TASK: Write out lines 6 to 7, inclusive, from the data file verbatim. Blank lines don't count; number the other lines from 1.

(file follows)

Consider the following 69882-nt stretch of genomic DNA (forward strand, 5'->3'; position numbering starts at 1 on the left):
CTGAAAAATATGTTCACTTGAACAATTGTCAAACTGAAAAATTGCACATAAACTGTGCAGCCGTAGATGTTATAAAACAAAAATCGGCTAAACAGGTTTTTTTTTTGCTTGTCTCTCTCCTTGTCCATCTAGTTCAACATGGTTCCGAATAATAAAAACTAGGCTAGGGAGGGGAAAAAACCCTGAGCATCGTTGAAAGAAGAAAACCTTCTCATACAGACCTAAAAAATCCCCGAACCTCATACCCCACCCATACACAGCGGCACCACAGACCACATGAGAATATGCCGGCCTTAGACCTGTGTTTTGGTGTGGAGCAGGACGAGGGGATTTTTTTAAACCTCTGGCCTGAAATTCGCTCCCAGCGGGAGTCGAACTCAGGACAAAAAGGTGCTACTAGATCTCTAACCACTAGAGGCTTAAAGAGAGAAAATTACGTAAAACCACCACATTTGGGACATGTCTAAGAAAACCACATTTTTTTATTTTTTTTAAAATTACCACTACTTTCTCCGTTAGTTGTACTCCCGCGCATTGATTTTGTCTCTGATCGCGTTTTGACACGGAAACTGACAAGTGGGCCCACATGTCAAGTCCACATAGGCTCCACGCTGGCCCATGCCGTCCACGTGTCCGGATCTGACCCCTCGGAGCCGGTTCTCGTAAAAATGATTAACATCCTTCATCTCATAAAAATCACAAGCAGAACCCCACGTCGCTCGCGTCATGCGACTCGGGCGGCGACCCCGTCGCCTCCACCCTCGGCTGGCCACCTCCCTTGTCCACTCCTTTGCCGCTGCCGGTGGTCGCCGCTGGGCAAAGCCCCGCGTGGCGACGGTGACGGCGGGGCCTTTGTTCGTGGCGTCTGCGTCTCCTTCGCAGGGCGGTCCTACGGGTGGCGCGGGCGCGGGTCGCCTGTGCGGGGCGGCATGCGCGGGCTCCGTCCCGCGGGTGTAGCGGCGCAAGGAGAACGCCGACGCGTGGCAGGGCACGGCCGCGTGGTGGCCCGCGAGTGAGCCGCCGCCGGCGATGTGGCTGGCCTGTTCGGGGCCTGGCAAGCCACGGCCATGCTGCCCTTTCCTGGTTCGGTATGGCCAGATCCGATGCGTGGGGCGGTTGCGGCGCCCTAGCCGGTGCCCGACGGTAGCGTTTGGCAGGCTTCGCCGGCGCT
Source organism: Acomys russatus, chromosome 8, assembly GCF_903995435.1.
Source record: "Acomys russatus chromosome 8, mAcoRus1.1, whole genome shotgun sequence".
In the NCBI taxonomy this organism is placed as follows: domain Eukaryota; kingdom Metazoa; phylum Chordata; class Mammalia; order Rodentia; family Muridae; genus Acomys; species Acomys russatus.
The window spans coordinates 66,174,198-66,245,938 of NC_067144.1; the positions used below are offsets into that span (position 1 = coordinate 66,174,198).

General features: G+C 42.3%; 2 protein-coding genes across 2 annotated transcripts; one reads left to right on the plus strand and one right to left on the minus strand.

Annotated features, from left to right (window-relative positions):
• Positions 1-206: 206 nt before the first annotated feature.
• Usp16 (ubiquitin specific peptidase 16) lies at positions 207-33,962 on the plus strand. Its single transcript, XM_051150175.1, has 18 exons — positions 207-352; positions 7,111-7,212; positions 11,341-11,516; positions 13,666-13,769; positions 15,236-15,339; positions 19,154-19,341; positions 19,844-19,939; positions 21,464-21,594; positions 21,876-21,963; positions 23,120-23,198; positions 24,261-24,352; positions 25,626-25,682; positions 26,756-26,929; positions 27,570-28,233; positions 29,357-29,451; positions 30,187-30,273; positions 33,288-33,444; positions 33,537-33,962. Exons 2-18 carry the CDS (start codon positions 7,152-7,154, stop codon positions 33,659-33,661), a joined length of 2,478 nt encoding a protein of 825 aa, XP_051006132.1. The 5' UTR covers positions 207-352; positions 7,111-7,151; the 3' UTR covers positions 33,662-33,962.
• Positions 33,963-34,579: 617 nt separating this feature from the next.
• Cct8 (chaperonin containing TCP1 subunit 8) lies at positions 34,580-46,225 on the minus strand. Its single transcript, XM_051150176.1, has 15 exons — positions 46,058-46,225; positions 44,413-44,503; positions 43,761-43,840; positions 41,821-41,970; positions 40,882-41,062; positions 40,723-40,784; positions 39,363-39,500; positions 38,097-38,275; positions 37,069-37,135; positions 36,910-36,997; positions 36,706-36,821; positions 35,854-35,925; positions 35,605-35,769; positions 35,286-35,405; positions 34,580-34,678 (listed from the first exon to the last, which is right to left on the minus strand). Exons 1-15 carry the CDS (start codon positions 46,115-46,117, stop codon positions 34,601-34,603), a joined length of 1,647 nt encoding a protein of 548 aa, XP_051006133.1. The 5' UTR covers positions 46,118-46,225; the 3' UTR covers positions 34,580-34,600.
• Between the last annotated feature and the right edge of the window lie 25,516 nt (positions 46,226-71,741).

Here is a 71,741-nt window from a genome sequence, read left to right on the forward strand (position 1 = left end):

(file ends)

The window spans coordinates 66,174,198-66,245,938 of NC_067144.1; the positions used below are offsets into that span (position 1 = coordinate 66,174,198).

General features: G+C 42.3%; 2 protein-coding genes across 2 annotated transcripts; one reads left to right on the plus strand and one right to left on the minus strand.